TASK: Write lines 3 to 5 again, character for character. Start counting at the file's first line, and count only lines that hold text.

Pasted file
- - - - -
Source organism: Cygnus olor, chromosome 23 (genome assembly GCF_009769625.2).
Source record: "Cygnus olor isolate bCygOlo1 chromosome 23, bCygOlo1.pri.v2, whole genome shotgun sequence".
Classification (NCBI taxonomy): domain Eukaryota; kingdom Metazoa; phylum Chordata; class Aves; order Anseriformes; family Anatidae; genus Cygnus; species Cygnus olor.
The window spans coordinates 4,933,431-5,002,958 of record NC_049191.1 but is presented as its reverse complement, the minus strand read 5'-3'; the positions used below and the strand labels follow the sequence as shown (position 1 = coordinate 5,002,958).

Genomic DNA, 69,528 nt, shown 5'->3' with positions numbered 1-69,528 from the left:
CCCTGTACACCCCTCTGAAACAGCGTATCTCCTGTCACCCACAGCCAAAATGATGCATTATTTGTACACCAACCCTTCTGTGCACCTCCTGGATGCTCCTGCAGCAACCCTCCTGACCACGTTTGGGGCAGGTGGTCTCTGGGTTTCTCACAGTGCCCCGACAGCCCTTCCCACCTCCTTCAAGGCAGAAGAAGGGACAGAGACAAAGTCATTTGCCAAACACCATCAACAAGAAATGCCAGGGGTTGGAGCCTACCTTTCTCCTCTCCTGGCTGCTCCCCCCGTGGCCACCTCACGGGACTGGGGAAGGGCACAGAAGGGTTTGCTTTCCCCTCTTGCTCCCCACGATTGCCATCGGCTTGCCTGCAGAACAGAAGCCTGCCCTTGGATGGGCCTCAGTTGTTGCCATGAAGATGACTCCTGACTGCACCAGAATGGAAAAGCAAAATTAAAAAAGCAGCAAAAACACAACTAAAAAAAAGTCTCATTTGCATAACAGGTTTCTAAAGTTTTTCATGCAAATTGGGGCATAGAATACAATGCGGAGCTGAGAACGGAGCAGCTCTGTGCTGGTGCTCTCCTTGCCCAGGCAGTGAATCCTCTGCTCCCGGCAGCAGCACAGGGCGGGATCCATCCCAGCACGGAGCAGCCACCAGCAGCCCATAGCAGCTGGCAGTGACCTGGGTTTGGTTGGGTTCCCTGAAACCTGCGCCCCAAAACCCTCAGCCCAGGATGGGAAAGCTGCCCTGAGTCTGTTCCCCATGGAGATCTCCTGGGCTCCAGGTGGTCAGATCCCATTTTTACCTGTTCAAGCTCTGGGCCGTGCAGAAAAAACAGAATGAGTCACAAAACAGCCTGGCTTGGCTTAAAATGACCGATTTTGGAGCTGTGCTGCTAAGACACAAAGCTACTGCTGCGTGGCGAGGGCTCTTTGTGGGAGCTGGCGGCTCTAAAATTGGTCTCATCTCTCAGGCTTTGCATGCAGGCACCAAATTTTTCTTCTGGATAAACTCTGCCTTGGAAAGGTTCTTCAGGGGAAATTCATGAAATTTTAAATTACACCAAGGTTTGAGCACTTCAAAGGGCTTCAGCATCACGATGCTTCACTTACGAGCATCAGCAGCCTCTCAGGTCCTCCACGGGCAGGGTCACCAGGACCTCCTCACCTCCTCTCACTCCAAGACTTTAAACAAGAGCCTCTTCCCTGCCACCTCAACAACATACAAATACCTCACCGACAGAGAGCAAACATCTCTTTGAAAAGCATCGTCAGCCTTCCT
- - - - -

Classification (NCBI taxonomy): domain Eukaryota; kingdom Metazoa; phylum Chordata; class Aves; order Anseriformes; family Anatidae; genus Cygnus; species Cygnus olor.
The window spans coordinates 4,933,431-5,002,958 of record NC_049191.1 but is presented as its reverse complement, the minus strand read 5'-3'; the positions used below and the strand labels follow the sequence as shown (position 1 = coordinate 5,002,958).

Genomic DNA, 69,528 nt, shown 5'->3' with positions numbered 1-69,528 from the left: